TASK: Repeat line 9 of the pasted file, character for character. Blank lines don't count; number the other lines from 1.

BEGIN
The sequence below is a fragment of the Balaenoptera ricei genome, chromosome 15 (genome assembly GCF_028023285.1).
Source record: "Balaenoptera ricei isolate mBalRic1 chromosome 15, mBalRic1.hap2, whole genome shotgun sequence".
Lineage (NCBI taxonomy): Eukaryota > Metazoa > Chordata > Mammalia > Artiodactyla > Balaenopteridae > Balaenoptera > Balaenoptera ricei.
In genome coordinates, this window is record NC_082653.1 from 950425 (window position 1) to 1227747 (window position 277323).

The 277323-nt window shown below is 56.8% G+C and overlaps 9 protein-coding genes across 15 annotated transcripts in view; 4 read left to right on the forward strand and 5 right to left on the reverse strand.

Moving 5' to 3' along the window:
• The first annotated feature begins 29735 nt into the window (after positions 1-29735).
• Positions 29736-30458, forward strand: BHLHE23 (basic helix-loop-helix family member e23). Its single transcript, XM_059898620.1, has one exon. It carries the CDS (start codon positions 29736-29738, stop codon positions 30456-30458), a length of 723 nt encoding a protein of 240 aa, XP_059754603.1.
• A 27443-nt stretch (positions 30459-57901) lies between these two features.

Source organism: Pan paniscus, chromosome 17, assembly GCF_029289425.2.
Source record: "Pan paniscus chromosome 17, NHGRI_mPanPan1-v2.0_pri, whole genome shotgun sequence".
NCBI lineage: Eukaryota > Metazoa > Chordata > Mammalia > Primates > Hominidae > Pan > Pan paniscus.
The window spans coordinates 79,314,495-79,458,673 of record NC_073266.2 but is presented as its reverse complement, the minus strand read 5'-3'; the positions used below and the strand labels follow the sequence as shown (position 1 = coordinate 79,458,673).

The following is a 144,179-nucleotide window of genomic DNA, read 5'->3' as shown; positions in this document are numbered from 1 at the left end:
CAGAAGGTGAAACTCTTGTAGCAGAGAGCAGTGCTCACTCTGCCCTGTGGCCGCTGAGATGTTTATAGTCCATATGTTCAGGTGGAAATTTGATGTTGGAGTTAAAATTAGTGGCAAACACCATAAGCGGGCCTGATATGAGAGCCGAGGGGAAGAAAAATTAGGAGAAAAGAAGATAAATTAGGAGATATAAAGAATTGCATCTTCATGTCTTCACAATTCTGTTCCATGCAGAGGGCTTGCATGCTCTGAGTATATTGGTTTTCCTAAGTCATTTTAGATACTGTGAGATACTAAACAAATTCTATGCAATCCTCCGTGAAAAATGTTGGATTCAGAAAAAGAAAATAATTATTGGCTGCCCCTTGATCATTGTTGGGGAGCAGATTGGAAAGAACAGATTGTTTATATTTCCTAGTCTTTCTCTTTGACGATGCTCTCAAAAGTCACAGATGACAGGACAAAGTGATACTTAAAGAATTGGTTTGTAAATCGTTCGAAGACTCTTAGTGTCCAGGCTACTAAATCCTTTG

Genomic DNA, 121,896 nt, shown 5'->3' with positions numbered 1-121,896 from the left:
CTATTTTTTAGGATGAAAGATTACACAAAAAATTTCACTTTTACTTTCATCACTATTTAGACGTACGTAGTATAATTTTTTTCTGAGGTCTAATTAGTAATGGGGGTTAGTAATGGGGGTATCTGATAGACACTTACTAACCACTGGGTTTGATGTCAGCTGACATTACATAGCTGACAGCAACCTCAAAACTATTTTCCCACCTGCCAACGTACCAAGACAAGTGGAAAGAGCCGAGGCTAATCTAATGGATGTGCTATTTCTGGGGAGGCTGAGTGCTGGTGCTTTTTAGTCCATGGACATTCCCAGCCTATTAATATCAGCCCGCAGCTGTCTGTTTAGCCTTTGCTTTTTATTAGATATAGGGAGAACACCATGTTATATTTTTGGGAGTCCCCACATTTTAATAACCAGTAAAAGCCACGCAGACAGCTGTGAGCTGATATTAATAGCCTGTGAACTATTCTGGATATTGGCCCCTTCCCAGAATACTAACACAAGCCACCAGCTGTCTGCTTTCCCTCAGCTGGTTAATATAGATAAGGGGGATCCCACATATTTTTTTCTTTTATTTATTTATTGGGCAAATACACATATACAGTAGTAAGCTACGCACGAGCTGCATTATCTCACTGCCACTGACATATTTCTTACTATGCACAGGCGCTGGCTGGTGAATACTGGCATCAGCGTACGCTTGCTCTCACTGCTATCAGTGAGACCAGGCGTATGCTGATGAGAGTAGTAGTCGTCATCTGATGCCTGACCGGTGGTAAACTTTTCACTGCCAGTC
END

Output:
• A 27443-nt stretch (positions 30459-57901) lies between these two features.